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People v. Rodriguez

Court of Appeal of California, Second District, Division Six
Dec 8, 1988
206 Cal.App.3d 517 (Cal. Ct. App. 1988)

Summary

In Rodriguez, the defendant pled guilty to a charge of petty theft (§ 484) and admitted he had suffered a previous conviction for robbery for which he had served a separate prison term. Pursuant to section 666, the prior conviction and prison term served therefor upgraded the "petit" theft from a misdemeanor to a felony punishable by imprisonment in the state prison.

Summary of this case from People v. Jones

Opinion

Docket No. B034336.

December 8, 1988.

Appeal from Superior Court of Ventura County, No. CR22657, Frederick A. Jones, Judge.

COUNSEL

Michael D. Bradbury, District Attorney, and Michael D. Schwartz, Deputy District Attorney, for Plaintiff and Appellant.

Ken Allen, under appointment by the the Court of Appeal, for Defendant and Respondent.


OPINION


The People appeal an order striking the prior enhancement term (Pen. Code, § 1238, subd. (a)(6) and (10).) (1) The issue presented is whether a single conviction and single period of incarceration for such conviction may be used both to upgrade petit theft from a misdemeanor to a felony under section 666 and to enhance the sentence under section 667.5, subdivision (b). We hold this is proper.

All further statutory references are to this code unless otherwise specified.

Respondent pled guilty to a 1987 petty theft (§ 484) and admitted he suffered a previous conviction for robbery in 1983 for which he served a separate term in prison. Upon sentencing, the court struck the one-year enhancement term on the ground that to impose the term would be an improper dual use of facts. The court erred. There is no prohibition on the dual use of such facts.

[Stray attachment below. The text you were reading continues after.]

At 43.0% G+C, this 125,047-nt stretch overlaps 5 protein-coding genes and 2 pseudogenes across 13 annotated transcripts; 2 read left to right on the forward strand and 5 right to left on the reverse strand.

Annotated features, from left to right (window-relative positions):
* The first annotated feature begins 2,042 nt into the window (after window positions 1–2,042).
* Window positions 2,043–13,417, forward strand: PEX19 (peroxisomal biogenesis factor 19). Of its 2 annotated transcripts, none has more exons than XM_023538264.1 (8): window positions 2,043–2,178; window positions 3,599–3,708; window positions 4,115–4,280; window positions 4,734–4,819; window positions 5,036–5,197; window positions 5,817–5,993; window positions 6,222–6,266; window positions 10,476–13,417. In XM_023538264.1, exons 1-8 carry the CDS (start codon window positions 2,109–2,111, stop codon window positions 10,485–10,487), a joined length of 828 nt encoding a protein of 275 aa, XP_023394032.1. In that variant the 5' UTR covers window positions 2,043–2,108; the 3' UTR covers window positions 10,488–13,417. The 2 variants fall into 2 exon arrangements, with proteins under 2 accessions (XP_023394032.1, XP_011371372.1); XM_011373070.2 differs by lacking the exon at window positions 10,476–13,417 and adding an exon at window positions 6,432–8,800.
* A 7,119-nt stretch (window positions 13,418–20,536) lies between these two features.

Penal Code section 666 provides in pertinent part: "Every person, who having been convicted of . . . robbery and having served a term therefor in any penal institution . . . is subsequently convicted of petit theft, then the person . . . is punishable by imprisonment . . . in the state prison."

Penal Code section 667.5 states in pertinent part: "Enhancement of prison terms for new offenses because of prior prison terms shall be imposed as follows: [¶] . . . . . . . . . . . . . . . . . . . . [¶] (b) . . . where the new offense is any felony for which a prison sentence is imposed, in addition and consecutive to any other prison terms therefor, the court shall impose a one-year term for each prior separate prison term served for any felony. . . ."

Penal Code section 654 provides in pertinent part as follows: "An act or omission which is made punishable in different ways by different provisions of this code may be punished under either of such provisions but in no case can it be punished under more than one. . . ." Respondent argues this section prohibits the use of appellant's robbery conviction and imprisonment therefor both to upgrade a petit theft to a felony under section 666 and to enhance the felony sentence by one year under section 667.5. We disagree.

Section 654 applies to an "act or omission," i.e., criminal conduct or neglect. Both sections 666 and 667.5 apply to facts, not acts; they relate to the status of the recidivist offender engaging in criminal conduct, not to the conduct itself. We agree with those courts which hold that section 654 does not apply to such enhancements. (See e.g., People v. Boerner (1981) 120 Cal.App.3d 506, 511 [ 174 Cal.Rptr. 629]; People v. Parrish (1985) 170 Cal.App.3d 336, 344 [ 217 Cal.Rptr. 700]; People v. Le (1984) 154 Cal.App.3d 1, 12, fn. 11 [ 200 Cal.Rptr. 839]; People v. Stiltner (1982) 132 Cal.App.3d 216, 229 [ 182 Cal.Rptr. 790]; contra, People v. Hopkins (1985) 167 Cal.App.3d 110, 117 [ 212 Cal.Rptr. 888] and cases cited therein.)